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5 Steps to Go From Passion to Profit

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In my world I help my clients create a business from their passions and find ways to make their talents profitable. I help them find their own clients, become an expert in their field and make a name for themselves online through social media.

I’ve seen their success happen over and over again many time.

But it doesn’t start with a LinkedIn profile or a Facebook page, it starts way before that. It starts deep down with the answers to questions I call Your Why. Simon Sinek calls it that too.

In June I published a blog post on LinkedIn to all the recent graduates of 2014. In this post I discussed these questions and more.

Time and time again I come back to these questions as the foundation of everything, and I come back to them with my clients who are typically much older than 22.  These questions are where we learn how to create the life you want by building the business that will get you there.

So let’s get you there!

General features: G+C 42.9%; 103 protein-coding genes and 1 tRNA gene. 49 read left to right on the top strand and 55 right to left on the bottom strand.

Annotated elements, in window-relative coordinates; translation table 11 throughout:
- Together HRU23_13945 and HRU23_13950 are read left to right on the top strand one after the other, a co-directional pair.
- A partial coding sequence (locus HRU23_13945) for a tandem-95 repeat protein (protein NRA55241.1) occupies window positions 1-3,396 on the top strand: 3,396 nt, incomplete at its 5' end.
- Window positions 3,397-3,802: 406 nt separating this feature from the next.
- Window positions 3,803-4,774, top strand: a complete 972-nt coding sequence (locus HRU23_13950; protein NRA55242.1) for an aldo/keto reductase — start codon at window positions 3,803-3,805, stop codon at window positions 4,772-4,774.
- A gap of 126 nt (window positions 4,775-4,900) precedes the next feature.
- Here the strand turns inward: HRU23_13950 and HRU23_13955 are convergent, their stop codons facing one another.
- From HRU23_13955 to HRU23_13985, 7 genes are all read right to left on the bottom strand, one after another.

I. Answer your where questions first: You need to think about what you want from a business to begin with, before you start talking about how you choose what kind of business. You have to choose how you want to spend your day.

Let’s say you want to paint pictures and you say, “I really want to paint pictures of the Eiffel Tower,” but you know for the next five years that you’re going to be stuck in a particular area because your family is there, or your job is there, or you’ve just had a grandchild, or your parents might be looking for additional help from you; and you know that logistically that’s not going to work.

So you need to build that business as a painter of things before you go too far down a road with a business that you know you’re not going to be able to sustain technically. Not from a business perspective, but from an actual physical perspective. You need to decide what do you want your day to look like.

II. Next go for the why, be honest here! I want you to name ten reasons why you want to have a business. If nine of those ten reasons are because I like to buy a lot of shoes, that business is not likely to be as sustainable, right? But if the ten reasons are because, you know, you can buy shoes if you go work at Macy’s – you can get a discount and you can buy shoes; you don’t need to own your own business to do that.